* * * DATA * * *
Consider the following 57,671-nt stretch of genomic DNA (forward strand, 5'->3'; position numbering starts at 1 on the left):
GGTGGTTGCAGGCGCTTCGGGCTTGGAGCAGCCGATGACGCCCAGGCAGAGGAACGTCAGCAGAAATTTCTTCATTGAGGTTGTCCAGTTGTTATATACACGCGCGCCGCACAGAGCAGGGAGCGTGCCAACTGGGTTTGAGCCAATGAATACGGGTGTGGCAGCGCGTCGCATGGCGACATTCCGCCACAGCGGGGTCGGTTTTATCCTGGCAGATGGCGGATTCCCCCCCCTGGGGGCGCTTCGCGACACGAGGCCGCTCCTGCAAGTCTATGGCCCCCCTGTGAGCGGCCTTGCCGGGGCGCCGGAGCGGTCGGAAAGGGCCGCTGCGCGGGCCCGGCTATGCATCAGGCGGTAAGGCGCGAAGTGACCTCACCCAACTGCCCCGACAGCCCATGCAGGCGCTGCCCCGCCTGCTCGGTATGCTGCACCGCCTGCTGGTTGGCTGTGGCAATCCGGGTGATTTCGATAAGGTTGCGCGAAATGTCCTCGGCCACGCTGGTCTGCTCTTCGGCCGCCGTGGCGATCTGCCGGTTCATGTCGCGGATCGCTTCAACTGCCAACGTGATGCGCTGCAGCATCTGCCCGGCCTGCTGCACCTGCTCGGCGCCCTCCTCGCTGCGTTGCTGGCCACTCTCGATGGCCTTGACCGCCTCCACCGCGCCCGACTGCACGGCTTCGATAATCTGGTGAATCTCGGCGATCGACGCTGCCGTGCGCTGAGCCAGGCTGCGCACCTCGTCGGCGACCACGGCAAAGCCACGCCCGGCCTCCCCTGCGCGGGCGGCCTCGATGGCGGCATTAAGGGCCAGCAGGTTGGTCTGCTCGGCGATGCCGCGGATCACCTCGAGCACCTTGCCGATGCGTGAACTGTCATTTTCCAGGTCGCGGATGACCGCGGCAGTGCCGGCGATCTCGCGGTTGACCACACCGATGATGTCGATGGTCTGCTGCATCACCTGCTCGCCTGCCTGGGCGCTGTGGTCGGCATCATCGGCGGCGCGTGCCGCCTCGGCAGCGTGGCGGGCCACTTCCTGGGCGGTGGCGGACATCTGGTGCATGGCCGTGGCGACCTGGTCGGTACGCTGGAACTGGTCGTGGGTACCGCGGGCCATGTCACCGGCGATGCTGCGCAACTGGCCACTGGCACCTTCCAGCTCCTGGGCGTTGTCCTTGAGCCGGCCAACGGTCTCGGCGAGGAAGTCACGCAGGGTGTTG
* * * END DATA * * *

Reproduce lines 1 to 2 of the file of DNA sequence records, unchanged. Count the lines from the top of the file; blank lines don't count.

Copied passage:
Consider the following 57,671-nt stretch of genomic DNA (forward strand, 5'->3'; position numbering starts at 1 on the left):
GGTGGTTGCAGGCGCTTCGGGCTTGGAGCAGCCGATGACGCCCAGGCAGAGGAACGTCAGCAGAAATTTCTTCATTGAGGTTGTCCAGTTGTTATATACACGCGCGCCGCACAGAGCAGGGAGCGTGCCAACTGGGTTTGAGCCAATGAATACGGGTGTGGCAGCGCGTCGCATGGCGACATTCCGCCACAGCGGGGTCGGTTTTATCCTGGCAGATGGCGGATTCCCCCCCCTGGGGGCGCTTCGCGACACGAGGCCGCTCCTGCAAGTCTATGGCCCCCCTGTGAGCGGCCTTGCCGGGGCGCCGGAGCGGTCGGAAAGGGCCGCTGCGCGGGCCCGGCTATGCATCAGGCGGTAAGGCGCGAAGTGACCTCACCCAACTGCCCCGACAGCCCATGCAGGCGCTGCCCCGCCTGCTCGGTATGCTGCACCGCCTGCTGGTTGGCTGTGGCAATCCGGGTGATTTCGATAAGGTTGCGCGAAATGTCCTCGGCCACGCTGGTCTGCTCTTCGGCCGCCGTGGCGATCTGCCGGTTCATGTCGCGGATCGCTTCAACTGCCAACGTGATGCGCTGCAGCATCTGCCCGGCCTGCTGCACCTGCTCGGCGCCCTCCTCGCTGCGTTGCTGGCCACTCTCGATGGCCTTGACCGCCTCCACCGCGCCCGACTGCACGGCTTCGATAATCTGGTGAATCTCGGCGATCGACGCTGCCGTGCGCTGAGCCAGGCTGCGCACCTCGTCGGCGACCACGGCAAAGCCACGCCCGGCCTCCCCTGCGCGGGCGGCCTCGATGGCGGCATTAAGGGCCAGCAGGTTGGTCTGCTCGGCGATGCCGCGGATCACCTCGAGCACCTTGCCGATGCGTGAACTGTCATTTTCCAGGTCGCGGATGACCGCGGCAGTGCCGGCGATCTCGCGGTTGACCACACCGATGATGTCGATGGTCTGCTGCATCACCTGCTCGCCTGCCTGGGCGCTGTGGTCGGCATCATCGGCGGCGCGTGCCGCCTCGGCAGCGTGGCGGGCCACTTCCTGGGCGGTGGCGGACATCTGGTGCATGGCCGTGGCGACCTGGTCGGTACGCTGGAACTGGTCGTGGGTACCGCGGGCCATGTCACCGGCGATGCTGCGCAACTGGCCACTGGCACCTTCCAGCTCCTGGGCGTTGTCCTTGAGCCGGCCAACGGTCTCGGCGAGGAAGTCACGCAGGGTGTTG